The Canadian Professional Soccer League is ready to kick off it's new women's division.
Better make that sort of ... maybe ... perhaps.
Well, at least Harry Gauss of London City has his women's team ready go this year.
He'll have to wait and see whether the CPSL decides to begin operating the division this year or next. The league is awaiting approval from the Ontario Soccer Association for the women's division to be recognized.
It's soccer. Expect to be confused.
"We're ready to go," Gauss said before heading to Toronto to discuss the women's teams and other soccer business. "We need someplace to showcase these women players. These are women who can play at the highest level of the game."
Gauss has a coaching staff, with Tonino Commisso as head coach.
Women's soccer is growing at all levels, particularly at the minor level. At various age groups, our national women's teams have had far more success than men's programs. With so many quality players, the CPSL thought it would be a natural for any city with a CPSL men's team to establish a woman's program.
The league was also concerned about the advent of the W-League, a North American professional women's league. The W-League has several Canadian franchises but is administered in the United States.
Twelve CPSL women's teams were expected to take to the field as of June 13, one for each CPSL men's franchise. But Gauss says six are scheduled to participate in a home-and-home schedule. Joining London will be Windsor, Oshawa, North York, Vaughan and Toronto Supra.
Stan Adamson of the CPSL said yesterday there are some issues to resolve.
"In principle, the CPSL set up a women's division for this year," he said. "It's got some hurdles because there's already a women's structure in Ontario, so the CPSL has to apply to the OSA. The first consideration was to have (a division) in 2005, then, because of the things to be done to satisfy the OSA, that was changed to 2006.
"It's now still an attempt (to get it going) for 2005. It's very much at the planning stage, very much in the works. Whether it's 2005 or 2006 . . . if you ask Harry, he says 90 per cent for 2005, but realistically my numbers are a 50-50 proposition for 2005. It could go in 2005 but it may be put back to 2006 because there's a lot of work to be done."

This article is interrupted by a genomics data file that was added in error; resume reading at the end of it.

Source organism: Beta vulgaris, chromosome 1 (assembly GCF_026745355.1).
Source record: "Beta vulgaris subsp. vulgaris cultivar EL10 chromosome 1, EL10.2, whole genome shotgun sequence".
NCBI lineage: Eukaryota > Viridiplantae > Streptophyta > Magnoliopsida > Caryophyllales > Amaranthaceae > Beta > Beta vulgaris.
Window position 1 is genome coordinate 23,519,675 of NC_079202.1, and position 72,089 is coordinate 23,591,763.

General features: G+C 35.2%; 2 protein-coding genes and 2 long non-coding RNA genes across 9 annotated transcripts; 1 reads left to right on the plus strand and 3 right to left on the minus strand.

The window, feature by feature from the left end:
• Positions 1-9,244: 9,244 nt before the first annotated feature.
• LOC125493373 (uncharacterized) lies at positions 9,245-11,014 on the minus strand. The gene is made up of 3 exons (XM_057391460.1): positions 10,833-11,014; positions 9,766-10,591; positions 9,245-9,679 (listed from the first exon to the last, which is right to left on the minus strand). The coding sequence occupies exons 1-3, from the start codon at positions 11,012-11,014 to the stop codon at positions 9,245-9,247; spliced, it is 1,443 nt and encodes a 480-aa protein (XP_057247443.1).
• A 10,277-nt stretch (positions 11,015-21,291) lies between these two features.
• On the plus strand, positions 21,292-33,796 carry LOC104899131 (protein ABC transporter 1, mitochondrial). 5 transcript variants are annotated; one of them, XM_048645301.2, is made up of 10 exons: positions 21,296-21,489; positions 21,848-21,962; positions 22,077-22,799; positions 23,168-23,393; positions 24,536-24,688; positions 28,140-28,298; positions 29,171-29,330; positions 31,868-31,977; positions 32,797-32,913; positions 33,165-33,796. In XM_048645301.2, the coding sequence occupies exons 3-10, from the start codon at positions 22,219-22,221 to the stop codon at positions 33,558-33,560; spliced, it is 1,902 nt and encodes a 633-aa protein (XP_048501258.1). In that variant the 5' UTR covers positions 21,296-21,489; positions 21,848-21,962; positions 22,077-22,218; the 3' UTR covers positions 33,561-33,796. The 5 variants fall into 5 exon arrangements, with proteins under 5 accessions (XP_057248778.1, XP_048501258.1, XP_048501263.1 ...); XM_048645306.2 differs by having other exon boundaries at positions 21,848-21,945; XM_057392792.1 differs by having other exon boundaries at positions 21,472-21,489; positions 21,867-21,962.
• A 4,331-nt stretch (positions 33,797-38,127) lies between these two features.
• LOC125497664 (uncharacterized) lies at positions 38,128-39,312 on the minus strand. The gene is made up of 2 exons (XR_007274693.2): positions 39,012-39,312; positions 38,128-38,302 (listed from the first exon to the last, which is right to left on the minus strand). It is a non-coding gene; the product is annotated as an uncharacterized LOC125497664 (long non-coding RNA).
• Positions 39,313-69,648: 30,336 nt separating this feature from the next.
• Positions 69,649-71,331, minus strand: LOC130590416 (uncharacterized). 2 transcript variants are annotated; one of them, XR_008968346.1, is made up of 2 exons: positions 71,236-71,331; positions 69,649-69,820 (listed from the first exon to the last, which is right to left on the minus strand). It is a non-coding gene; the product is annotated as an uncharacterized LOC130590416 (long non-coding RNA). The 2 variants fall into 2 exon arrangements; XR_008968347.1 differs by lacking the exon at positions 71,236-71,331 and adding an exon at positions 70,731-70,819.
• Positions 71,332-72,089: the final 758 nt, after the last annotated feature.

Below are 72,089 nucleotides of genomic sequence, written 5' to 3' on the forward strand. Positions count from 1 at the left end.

If you work through that carefully, you can come up with this translation: No one knows what's going on and there hasn't been enough preparation done. What hits you is that even though the CPSL made an announcement last May about the women's component, here it is February and it still has no approval from the OSA. In fact, only six of the teams in the CPSL have decided to enter teams in a women's division.
No translation needed for that number.
"I think (the OSA) likes what the CPSL has and what they can do," Adamson said.
"Their inclination is to say, 'These people are in the business of soccer at a professional level but it has to go through a process.' "
Gauss has always been a progressive sort when it comes to soccer. If something is good for the game, it should be implemented. But anyone who follows the game or has been involved in it also knows how difficult it is to change anything for the better.
"It's a culture shock for some people. They still can't believe that women are out of the kitchen," Gauss said.
"The numbers tell us this is a growing product and it's a good product. It can be entertaining."
Now that's something to look forward to this year. Or is it next year?
Better make that whenever.